My main framework for learning has been emotional pain. Oh, about a zillion versions of guilt and shame and self-loathing and blaming, blah-blah-blah. I can see (and have probably experienced) the side of every emotional story.

    Pretty funny by now! I hope it does help me to serve with emotional healing, because it has been such an extensive education, I’d hate for it to go to waste. 😉

  42. 42
    David.. says:

    For myself, I quite enjoyed Julie’s comments. She reminded me I once had a perfectionism streak and no one, even myself, could ever meet that standard. Talk about being hard on yourself.

    But there is a pretty standard process we go through. When we’re young our parents are like gods. So we’re bound to be disappointed as we become our own beings. Then gather some experiences from other families. And become teens.

    And certainly some parents fail themselves and thus their children, making this much more harsh.

  43. 43
    David.. says:

    But do we come to terms with what it is to be human? Or do we carry their burden forward into the next generation? Now it’s our responsibility. Do we heal it or continue to carry it?

    This becomes more clear when be become parents ourselves.

    We’re not going to find forgiveness for ourselves until we forgive those who have “trespassed against us”. As Rose notes, this is not condoning their behavior. It’s letting go of the charge so it no longer binds us. Or us to them.

  44. 44
    David.. says:

    PS – I’m the one from Neptune. 😉

  45. 45
    David.. says:

    (I’m Pisces and Neptune is conjunct the ascendant)

  46. 46
    Julie says:

    Yes, it’s a rare day, Rose, when I don’t see virtually every opinion or response on the spectrum. I can identify with so much.

    It’s one of the reasons I love to read book reviews. Everybody reads the same book and comes away with something different.

    The variety is pretty astonishing to me, and I really enjoy that.

    And you – with the emotional spectrum – wow!! Not only has the experience served you, it’s made you this incredible healer.

    That’s a pretty big “Wow”, in my opinion.

  47. 47
    Julie says:

    Hi David,

    I think that’s part of what I was getting at, is perfectionism. Somehow I’ve always felt the divine love, that Rose describes so well in her last section of the post. And maybe I hoped, or expected, that human love would be just like that.

    And with some people it approximates that, or at least there are times when relationships can be quite exquisite, whether with family of birth or family or choice or family wherever it can be found.

  48. 48
    Julie says:

    Hi David,

    About expectations and whether they are realistic – I dated a guy for a long time, and one of the questions he asked me early on was what my expectations were for the relationship.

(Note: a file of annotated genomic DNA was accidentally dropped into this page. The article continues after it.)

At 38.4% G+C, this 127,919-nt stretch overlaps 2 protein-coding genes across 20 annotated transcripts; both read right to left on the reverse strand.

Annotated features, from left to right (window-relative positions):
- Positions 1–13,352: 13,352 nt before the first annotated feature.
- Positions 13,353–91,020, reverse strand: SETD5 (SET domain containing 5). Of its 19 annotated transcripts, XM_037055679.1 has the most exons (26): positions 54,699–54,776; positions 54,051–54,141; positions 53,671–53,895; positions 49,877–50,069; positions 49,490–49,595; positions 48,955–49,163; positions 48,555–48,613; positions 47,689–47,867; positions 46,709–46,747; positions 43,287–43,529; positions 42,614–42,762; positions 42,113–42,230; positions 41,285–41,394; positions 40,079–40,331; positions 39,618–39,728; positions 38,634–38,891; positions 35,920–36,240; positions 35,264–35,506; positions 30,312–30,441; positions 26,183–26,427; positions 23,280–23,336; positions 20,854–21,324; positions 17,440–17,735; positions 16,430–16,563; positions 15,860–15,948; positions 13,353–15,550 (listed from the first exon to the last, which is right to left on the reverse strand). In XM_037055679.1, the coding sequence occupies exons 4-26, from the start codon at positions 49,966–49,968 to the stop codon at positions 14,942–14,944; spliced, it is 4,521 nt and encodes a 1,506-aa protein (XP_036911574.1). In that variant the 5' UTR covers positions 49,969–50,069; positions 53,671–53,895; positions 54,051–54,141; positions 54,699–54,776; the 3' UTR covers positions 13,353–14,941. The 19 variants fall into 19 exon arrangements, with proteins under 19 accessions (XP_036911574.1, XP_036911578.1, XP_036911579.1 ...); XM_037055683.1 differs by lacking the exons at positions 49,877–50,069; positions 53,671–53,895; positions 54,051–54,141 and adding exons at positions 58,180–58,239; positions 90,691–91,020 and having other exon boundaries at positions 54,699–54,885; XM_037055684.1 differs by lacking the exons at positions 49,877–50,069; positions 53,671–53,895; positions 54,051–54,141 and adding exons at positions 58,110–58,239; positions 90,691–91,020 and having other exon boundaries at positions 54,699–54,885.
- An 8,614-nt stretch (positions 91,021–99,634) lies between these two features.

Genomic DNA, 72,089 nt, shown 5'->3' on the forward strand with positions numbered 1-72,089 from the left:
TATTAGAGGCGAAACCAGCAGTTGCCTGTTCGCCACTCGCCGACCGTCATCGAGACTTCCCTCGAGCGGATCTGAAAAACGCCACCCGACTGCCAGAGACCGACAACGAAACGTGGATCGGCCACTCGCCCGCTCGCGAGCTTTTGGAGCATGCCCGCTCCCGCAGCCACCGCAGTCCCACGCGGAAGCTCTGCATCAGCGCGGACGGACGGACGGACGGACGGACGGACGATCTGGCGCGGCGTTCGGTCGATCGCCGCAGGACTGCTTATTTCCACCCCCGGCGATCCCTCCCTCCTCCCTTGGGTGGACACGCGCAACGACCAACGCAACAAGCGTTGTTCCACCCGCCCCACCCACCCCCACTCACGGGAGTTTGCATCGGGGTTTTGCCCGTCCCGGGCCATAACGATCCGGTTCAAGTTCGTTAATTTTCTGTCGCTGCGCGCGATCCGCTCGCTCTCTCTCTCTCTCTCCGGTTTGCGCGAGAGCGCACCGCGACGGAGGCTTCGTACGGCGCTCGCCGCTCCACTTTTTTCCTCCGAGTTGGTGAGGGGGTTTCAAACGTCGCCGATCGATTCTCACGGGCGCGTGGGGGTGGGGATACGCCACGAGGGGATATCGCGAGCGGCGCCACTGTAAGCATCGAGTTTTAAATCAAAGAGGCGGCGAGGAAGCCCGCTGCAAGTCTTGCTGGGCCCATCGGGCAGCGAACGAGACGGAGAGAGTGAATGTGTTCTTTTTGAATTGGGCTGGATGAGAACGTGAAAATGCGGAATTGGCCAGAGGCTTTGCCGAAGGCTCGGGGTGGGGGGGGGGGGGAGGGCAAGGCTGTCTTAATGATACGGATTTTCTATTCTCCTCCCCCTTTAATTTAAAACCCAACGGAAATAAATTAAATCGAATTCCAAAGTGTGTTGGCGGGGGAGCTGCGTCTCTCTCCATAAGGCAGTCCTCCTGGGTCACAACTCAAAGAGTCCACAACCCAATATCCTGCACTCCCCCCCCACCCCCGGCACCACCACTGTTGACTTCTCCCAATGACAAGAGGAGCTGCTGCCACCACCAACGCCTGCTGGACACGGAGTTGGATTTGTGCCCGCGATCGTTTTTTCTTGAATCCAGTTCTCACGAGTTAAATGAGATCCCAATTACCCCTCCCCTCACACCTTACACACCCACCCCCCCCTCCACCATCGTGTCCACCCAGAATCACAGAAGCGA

And I was all of 21 years old, and my honest answer was “That we will always be happy to see each other, whenever we are together”.

    His response, after thoughtfully considering this, was “Do you think that’s realistic?” “That we will always be happy to see each other?”

    It was well worth asking.

    In a fairy tale, or in heaven, or in a romantic poem, that might be a fair expectation. But while here, on earth?

    I had to reconsider (laughter).

  49. 49

    JULIE, that particular wish isn’t so unrealistic. Happy just to see each other?

    That’s how it has been with my husband, my son. MITCH has been my friend since 1975, and we married in 1990.

    Sometimes we do have relationships that are graced in that way. Granted, I don’t think they come on demand.

    It wasn’t that way with my Husband 2, a.k.a. Ex-Husband #2.

    Always happy to see him? It pretty much was that way with Husband #1, on reflection, even though that marriage definitely didn’t work out.

  50. 50

    So let’s take a survey, Blog-Buddies. Can you think of a relationship you have had with someone where you were always quite happy to see that person?

  51. 51
    Julie says:

    Good point about some relationships being graced, Rose. I have had a few like that, with a really big divine blessing and an internal joy to see that person, whenever I had the luck to spend time with them.

  52. 52
    Julie says:

    I suppose it was the word “always” that brought in a note of unrealism. As in, never unhappy, never in a bad mood, never having a fight.

    Or as in getting home from work and being tired, and maybe wishing you were happier to see the other person, but feeling “I’m so tired!”

  53. 53
    Julie says:

    I’m reminded of something Rose said to me once, about how a person can be part of your life contract, but not necessarily bring you a lot of joy.

    If there’s karma to be worked out, and maybe it’s in the first 28 years of life, the tone of a relationship might not feel like joy, or happiness to see each other all the time.

    Karma, in some cases, feeling like “being in school”.

  54. 54
    David.. says:

    I would suggest there’s an important detail that has to be noted here about relationships. Happiness and love come from inside us, not from others. As long as we’re seeking love “out there”, we’ll be disappointed. Other will always fail us.

    However, if we’re Stuff-free enough for what it is within to shine forth, us Householders will instead seek someone to give to, to share that with. Then that person of devotion (upaguru in Sanskrit) will be our means of increasing love and happiness. So we’ll pretty much (still human) always be happy to see them. And the love will grow and deepen over time.

  55. 55
    David.. says:

    Why do we look for it out there? This is partly because we’re not finding it in here. Partly because we were born to a mother who we soon discovered was other than self. And partly because we all still have deep memories of a time when love surrounded us. It was everywhere.